The application of critical state soil mechanics to predict ground deformations below an embankment constructed on soft alluvium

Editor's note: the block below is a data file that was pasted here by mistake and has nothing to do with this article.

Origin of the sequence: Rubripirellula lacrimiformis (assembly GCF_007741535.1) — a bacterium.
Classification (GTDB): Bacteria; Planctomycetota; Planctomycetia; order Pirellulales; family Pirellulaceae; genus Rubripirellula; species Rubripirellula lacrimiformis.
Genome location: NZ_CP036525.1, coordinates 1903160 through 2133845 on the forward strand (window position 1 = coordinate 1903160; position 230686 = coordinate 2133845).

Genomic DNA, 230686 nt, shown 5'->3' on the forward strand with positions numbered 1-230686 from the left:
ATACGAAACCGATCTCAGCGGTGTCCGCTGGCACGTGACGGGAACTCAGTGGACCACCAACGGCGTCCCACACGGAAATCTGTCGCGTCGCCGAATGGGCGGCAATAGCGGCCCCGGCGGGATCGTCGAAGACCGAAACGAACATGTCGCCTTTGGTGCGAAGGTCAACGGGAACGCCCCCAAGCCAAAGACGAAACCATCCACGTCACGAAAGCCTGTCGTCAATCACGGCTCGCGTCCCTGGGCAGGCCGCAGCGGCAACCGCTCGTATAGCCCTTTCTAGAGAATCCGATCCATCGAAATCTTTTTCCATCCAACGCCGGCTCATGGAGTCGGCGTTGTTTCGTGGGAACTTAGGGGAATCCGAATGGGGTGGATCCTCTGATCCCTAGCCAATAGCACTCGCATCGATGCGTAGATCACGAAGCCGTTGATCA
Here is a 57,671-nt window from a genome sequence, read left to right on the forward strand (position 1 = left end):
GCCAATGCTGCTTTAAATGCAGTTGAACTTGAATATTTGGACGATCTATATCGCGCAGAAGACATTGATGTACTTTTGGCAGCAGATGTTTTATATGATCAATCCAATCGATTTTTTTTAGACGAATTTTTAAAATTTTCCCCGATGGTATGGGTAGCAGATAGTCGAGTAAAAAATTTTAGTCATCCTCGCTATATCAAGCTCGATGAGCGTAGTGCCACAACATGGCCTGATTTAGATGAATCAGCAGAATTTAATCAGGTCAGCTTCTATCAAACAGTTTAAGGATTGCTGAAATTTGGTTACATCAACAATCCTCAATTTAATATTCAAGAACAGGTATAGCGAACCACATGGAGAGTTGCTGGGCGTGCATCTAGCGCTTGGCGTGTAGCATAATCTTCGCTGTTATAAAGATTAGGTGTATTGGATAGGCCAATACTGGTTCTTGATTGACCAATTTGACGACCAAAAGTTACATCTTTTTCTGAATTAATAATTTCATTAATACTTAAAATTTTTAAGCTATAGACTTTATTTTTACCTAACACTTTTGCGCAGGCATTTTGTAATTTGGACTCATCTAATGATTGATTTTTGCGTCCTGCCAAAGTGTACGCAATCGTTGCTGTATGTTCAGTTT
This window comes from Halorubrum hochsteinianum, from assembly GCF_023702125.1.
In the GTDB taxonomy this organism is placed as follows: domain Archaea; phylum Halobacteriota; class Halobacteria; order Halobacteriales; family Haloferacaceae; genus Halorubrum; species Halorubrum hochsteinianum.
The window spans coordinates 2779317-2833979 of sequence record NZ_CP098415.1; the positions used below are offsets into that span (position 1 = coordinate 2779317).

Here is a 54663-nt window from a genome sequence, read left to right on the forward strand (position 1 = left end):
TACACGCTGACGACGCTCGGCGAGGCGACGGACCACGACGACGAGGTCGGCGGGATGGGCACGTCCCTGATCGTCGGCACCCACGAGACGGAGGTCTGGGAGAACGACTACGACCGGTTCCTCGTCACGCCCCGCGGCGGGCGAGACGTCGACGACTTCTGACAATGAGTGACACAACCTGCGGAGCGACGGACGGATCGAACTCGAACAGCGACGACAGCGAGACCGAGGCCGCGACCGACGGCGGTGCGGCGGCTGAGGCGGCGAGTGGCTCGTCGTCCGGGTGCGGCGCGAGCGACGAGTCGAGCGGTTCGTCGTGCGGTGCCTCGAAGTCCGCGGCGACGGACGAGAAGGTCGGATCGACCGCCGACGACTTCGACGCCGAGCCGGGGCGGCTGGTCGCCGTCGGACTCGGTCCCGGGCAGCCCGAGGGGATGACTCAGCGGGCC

An embankment has been constructed to a maximum height of approximately twelve metres at Beckton, east London. The embankment is underlain by up to eight metres of alluvium and made ground. The embankment was monitored during construction. Centreline settlements of the order of O.6m and horizontal movements at the embankment toe of up to O.1Sm were measured. The excess pore pressures generated during construction were found to dissipate rapidly. Soil samples recovered from the site have been tested at city University. The alluvial clay is shown to have extremely variable compression characteristics and it is not possible to determine a single set of critical state soil parameters from the "undisturbed" soil samples. The use in design of parameters derived from reconstituted soil samples is investigated. Laboratory test results indicate that a small quantity'of organic matter in the soil has a large effect on the engineering properties of the alluvial clay. The importance of not dry~ng soils which contain organic matter is highlighted. It is shown that, despite the effects of the organic matter, critical state concepts and in particular the modified Cam clay soil model can be used to predict the behaviour of the alluvial clay in a wide variety of laboratory tests. standard methods of determining the yield stress or preconsolidation pressure are shown to be inadequate when used to analyse the results of compression tests performed at a constant rate of loading. An alternative method, the Lambda construction, is proposed and this is shown to be both reliable and objective. Two distinct testing methods have been used to probe the state boundary surface of the reconstituted alluvial clay samples. The results of these tests appear to indicate the existence of a single state boundary surface for both Ko and isotropically compressed samples. This surface has a shape similar to that predicted by the modified Cam clay soil model. This result conflicts with the findings of many other investigators. Finite element modelling of the embankment construction has been carried out. A single set of soil parameters derived from tests on the reconstituted clay were used to represent the alluvial stratum. The construction of the embankment was modelled as a drained event. The results are shown to compare favourably with the actual field data.
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